Two texts converged on me this morning and compelled me to reflect on their intersection. The first is the Narrative Lectionary text for this weekend found in Luke 24:13-35. This is the story of how Jesus appeared to two disciples on the road to Emmaus after his resurrection. The second text was Richard Rohr’s meditation titled “The Mystery of the Cross.

Let me begin by highlighting some key points in the Road to Emmaus story, as I see them.

  • The disciples were perplexed, confused, and pondering the events of the past week. “Why did Jesus have to die?” “Why did the women say the tomb is empty?” “What does this all mean?” They were in an open posture of wondering.
  • Jesus was with them, but they did not realize it. I think this is the state of most of humanity, most of the time.
  • The disciples could not see the truth of Jesus’ death and resurrection because the lens of their assumptions would not allow it. They expected him to be one thing, so they could not see the thing he actually is. That happens to us all the time.
  • Jesus allowed the Narrative of Scripture to speak for itself and then he “interpreted to them the things about himself in all the scriptures. (v. 27)” The Hebrew scripture becomes the lens through which we see Jesus, and Jesus becomes the lens through which we interpret the Hebrew Scripture. This is a continual spiral. Continual reflection on Scripture is vital to seeing Jesus.
  • It was in the act of hospitality to the stranger that the disciples embodied the Kingdom of God and were in a place for their eyes to be opened.
  • “he had been made known to them in the breaking of the bread. (v. 35)” We see, not in the rational understanding, but in the experiential doing.
  • As soon as their eyes recognized him, he vanished. I wonder if the physical, historical Jesus can sometimes become an idol and a distraction from the Kingdom of God that Jesus invites us to share with our neighbors. We need Jesus to open our eyes, but then he steps out of the way so we can see our neighbor.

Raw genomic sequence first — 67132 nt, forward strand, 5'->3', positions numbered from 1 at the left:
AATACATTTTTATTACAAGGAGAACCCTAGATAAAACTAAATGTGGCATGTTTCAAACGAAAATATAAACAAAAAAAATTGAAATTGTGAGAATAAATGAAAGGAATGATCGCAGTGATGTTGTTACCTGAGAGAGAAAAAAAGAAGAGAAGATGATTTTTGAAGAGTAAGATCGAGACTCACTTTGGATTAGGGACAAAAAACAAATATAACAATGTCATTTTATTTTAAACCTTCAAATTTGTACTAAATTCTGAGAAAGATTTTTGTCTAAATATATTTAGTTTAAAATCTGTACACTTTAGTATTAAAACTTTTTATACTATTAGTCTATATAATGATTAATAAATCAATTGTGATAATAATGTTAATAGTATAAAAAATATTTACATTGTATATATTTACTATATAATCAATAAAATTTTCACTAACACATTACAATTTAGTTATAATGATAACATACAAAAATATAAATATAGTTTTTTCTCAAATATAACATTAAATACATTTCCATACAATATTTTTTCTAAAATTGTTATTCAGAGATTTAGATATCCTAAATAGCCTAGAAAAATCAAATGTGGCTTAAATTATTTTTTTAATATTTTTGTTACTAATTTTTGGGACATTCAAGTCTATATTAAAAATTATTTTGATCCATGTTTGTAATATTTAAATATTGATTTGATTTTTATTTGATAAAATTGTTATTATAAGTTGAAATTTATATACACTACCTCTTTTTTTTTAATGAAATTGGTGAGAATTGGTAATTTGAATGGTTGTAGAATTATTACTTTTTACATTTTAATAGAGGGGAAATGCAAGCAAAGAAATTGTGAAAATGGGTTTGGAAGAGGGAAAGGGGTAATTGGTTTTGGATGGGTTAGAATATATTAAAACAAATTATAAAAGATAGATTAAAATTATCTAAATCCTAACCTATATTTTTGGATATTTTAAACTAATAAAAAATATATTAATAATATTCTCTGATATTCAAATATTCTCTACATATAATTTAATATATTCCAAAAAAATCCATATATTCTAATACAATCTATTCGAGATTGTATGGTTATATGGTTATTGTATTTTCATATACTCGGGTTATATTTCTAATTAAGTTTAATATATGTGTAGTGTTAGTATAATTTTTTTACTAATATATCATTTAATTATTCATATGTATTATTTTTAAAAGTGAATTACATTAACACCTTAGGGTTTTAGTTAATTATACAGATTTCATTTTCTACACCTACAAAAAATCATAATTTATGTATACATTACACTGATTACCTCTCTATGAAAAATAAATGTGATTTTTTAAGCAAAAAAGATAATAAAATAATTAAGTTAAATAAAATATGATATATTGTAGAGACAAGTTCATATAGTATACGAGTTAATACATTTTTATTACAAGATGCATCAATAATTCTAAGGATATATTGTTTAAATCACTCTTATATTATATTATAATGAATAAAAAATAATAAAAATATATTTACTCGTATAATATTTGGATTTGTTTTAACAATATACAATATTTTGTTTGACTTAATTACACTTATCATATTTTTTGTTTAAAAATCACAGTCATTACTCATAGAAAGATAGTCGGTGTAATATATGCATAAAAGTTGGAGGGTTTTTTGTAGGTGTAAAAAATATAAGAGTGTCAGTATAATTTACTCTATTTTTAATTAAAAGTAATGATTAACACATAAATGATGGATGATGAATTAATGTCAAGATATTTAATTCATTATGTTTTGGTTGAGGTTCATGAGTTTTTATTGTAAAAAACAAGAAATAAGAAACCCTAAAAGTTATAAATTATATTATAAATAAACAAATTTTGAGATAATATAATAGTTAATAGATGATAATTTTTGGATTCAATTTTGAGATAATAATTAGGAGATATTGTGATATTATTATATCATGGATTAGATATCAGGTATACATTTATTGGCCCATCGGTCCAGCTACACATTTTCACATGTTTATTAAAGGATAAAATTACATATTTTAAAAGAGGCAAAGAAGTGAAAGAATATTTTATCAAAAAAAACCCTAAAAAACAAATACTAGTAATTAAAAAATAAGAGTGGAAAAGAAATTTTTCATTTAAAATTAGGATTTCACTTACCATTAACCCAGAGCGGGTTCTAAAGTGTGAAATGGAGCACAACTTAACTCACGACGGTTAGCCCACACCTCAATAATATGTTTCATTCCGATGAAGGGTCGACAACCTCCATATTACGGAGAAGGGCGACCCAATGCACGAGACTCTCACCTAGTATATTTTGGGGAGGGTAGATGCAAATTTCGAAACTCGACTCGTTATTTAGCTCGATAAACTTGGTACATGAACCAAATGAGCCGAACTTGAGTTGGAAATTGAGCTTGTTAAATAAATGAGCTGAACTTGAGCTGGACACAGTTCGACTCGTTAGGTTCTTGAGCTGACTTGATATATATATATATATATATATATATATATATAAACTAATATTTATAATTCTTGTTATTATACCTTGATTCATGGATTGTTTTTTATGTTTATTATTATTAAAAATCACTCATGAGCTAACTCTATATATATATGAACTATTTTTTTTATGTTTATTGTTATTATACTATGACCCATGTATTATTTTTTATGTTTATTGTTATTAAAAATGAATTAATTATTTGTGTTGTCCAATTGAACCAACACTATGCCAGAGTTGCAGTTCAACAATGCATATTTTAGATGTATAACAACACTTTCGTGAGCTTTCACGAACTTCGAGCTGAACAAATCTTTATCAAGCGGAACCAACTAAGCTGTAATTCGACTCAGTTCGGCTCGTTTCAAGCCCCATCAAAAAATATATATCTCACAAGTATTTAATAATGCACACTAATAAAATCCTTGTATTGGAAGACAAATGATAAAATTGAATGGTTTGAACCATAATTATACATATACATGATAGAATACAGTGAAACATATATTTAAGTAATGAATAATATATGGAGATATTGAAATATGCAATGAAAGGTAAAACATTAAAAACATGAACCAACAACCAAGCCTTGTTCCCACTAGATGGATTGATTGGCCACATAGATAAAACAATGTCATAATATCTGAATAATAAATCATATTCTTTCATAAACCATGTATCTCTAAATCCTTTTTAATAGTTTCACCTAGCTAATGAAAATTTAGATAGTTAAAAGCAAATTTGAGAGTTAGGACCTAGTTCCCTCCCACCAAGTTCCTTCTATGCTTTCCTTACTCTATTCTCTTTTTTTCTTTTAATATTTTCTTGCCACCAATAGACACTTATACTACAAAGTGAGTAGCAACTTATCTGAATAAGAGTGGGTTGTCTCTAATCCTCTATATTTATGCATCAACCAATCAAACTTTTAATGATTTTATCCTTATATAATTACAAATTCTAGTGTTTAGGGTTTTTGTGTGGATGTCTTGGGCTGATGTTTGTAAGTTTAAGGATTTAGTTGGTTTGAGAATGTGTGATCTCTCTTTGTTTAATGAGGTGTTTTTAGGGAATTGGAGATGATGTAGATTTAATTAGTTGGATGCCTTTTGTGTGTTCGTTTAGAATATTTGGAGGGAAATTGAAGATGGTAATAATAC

The second reading was Richard Rohr’s meditation on the cross. He says,

Jesus’ life, death, and raising up is the whole pattern revealed, named, summed up, and assured for our own lives…

Those who “gaze upon” (John 19:37) the Crucified long enough—with contemplative eyes—are always healed at deep levels of pain, unforgiveness, aggression, and victimhood. Contemplative gazing demands no theological education, just an “inner exchange” by receiving the image within and offering one’s soul back in safe return….

If all our crucifixions are leading to some possible resurrection, and are not dead-end tragedies, this changes everything. If God is somehow participating in the suffering of humans and creation, instead of just passively tolerating it and observing it, that also changes everything—at least for those who are willing to “gaze” contemplatively.

Jesus is the whole pattern revealed. Jesus reminded the disciples on the road that the prophets had been telling this story all along. God suffers with us and for us. Jesus’ resurrection sets us free from the guilt, shame, fear, hatred and violence that destroys us. Jesus invites us to the table and invites us to invite our neighbors and accept our neighbor’s invitation to sit at the table and gaze at the Christ in our neighbor, to break bread together, and live in the shalom (peace) of God’s Kingdom.

This peace can only happen when we follow Jesus in the way of the cross. We must give up ourselves, our ego, our small self, for the sake of the other and the whole. It is only when we die to that small, false self, that we can be raised to new life for the sake of the world.

We gaze at the cross, we gaze at Jesus, we break the bread, and our eyes are opened.

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